Finally, our implementation of a fixed access ladder provided safe access to other rooftops via a dedicated hatch. With each rooftop having anchor points, we ensured that the walkway and ladder system led workers to a safe anchor point where a barrier system wasn’t possible.

Across all areas of this project, our client saw significant advantages in the modularity of the safety solutions we provided. Their lightweight aluminum construction caught the attention of the roofing contractor as it would make for an easy and quick installation.

installed rooftop safety solution. walkways, guardrails

The Trusted Choice: Project Outcomes

The outcome of this project saw height safety transformed for our client. Our comprehensive approach established a secure and dependable work environment on a challenging sloped rooftop.

Through the implementation of a walkway system with integrated guardrails, a custom hatch barrier solution, and a fixed access ladder, we significantly minimized risk factors for workers at height. This not only ensured their safety but also enhanced operational efficiency on the rooftop.

The lightweight, modular design of our solutions facilitated a swift installation, reducing labor and transport costs, thereby offering our client a cost-effective, durable, and highly functional safety system.

Count On It: What Our Customer Said 

This project had a lot to consider. We were grateful to have the support of the Skyline team, helping with designing and providing a safety solution that checked all our requirements.”

Elevated Safety Series: Our Mission & Vision with Vincenzo Cutrone

Across Canada and beyond, rooftop safety is undergoing immense change. Few understand these changes better than Vincenzo Cutrone, Marketing Manager at Skyline Group. In the first of our Elevated Safety Series, we sit down with Vince to discuss Skyline’s guiding mission and vision, and how they align with changing safety needs across North America.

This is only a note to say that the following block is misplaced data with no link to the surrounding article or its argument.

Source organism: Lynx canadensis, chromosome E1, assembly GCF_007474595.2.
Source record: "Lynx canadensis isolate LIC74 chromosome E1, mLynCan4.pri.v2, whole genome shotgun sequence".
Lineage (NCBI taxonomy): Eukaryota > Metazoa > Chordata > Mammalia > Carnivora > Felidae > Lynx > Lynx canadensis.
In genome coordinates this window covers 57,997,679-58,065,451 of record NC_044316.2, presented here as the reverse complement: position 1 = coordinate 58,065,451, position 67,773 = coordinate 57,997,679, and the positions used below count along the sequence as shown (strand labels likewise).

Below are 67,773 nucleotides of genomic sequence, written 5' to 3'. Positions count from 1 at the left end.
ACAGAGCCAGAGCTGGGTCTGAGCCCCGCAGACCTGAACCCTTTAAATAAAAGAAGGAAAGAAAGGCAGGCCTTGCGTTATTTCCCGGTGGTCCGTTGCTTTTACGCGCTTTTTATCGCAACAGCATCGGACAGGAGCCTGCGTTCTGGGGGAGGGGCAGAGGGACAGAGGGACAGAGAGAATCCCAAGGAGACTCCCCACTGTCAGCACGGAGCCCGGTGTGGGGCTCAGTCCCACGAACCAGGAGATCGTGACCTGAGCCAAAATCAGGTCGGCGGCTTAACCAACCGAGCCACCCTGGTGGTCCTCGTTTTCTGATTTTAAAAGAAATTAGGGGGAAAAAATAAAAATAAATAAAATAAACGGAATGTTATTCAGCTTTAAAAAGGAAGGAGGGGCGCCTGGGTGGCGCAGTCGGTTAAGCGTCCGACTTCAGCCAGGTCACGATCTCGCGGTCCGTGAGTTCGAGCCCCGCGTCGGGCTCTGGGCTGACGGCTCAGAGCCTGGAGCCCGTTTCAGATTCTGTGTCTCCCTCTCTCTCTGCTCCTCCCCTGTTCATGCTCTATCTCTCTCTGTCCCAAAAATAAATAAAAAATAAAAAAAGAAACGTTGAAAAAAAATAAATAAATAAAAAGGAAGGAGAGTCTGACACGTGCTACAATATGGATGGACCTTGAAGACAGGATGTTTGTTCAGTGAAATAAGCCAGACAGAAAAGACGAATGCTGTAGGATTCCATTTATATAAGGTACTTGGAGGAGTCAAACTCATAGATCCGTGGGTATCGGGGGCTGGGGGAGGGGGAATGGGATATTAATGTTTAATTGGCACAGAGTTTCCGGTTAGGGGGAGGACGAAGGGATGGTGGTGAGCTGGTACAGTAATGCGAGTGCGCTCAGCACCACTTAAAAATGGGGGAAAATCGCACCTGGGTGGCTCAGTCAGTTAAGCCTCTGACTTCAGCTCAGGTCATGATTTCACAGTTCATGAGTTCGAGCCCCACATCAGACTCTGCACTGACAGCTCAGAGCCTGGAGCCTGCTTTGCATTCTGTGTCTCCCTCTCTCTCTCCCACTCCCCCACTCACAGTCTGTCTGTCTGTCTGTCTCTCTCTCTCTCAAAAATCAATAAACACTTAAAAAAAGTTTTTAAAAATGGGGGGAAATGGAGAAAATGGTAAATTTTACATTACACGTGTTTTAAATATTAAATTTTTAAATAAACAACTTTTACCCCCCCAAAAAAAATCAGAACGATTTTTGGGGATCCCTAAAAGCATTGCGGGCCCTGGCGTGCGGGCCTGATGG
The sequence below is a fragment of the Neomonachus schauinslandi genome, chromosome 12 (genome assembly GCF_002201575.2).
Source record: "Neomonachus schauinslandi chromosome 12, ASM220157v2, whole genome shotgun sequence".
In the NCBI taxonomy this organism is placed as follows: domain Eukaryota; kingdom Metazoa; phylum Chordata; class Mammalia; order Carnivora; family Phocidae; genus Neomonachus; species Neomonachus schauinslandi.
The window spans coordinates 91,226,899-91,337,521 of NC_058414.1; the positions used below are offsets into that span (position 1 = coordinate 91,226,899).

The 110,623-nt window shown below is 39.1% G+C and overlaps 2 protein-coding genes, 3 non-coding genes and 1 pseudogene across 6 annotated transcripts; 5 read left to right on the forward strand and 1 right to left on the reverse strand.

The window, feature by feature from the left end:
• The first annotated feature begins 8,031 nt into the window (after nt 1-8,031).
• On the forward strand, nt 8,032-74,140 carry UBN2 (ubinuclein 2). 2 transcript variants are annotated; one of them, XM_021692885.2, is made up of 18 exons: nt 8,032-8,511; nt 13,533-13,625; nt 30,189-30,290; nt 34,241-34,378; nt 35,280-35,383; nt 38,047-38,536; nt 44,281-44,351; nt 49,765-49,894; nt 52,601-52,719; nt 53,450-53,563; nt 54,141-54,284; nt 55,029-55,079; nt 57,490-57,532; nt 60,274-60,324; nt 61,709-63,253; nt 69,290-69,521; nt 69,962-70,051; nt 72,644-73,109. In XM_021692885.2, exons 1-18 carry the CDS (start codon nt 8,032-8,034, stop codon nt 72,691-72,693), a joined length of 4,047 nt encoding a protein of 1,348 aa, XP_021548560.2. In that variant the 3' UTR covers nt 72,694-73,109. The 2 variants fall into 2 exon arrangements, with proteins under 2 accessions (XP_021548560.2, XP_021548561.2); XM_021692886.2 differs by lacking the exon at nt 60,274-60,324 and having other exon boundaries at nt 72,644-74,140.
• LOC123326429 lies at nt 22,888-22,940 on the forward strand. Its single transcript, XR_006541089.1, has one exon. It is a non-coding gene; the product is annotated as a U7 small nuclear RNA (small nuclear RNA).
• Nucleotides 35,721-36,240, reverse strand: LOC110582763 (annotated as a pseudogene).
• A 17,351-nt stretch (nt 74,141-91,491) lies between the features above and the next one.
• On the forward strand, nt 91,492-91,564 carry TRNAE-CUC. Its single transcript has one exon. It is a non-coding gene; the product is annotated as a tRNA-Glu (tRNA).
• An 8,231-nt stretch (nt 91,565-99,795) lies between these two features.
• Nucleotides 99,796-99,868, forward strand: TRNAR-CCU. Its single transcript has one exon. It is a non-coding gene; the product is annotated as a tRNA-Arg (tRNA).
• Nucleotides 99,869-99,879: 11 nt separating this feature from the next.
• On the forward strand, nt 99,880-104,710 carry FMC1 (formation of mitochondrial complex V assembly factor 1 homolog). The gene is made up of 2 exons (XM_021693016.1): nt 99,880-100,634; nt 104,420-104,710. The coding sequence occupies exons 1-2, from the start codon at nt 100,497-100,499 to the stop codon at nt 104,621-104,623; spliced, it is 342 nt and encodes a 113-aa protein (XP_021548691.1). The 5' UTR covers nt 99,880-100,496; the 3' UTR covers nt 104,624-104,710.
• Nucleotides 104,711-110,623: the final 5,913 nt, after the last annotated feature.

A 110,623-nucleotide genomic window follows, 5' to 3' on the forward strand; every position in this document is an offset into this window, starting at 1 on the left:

Tell us about your story with Skyline Group. What motivated you to specialize in rooftop safety?

“For me, the decision to join the team at Skyline Group was driven by that core principle – that core need – to ensure safety for workers at height. 

“For myself, when I’m doing some DIY work at home, safety is always a concern. For our customers, who are always working at height – that concern is all the more significant. They work in inherently dangerous environments, and all it takes is one fall to change their lives forever. 

“These workers face all of the usual distractions that people like me face – communicating with customers, checking emails, carrying equipment. On top of that, they’re dealing with the potentially lethal challenges of wind, rain and those other hazards that arise from working at height, and that represents a dangerous combination. Falling through an open hatch or falling off an elevated platform can have tragic, real-life consequences, all of which are avoidable.

“Thinking about the impact of rooftop safety incidents on companies, individuals and families makes us ask ourselves how we can be part of the change. It’s all about looking at how we ensure our clients don’t discover safety by accident. The key is in being proactive, and not just reactive. 

“Consider this – many people may suggest that staff at-height should wear safety harnesses at all times. To that, we say that the fall itself shouldn’t have happened in the first place, and that’s really what I and the wider Skyline Group want to get at in the work we do. How do we help the industry? How do we change perspectives around safety compliance, versus being safe? Those are the questions that drove my decision to join the company.”


How does Skyline Group’s vision align with the evolving needs of rooftop safety in North America?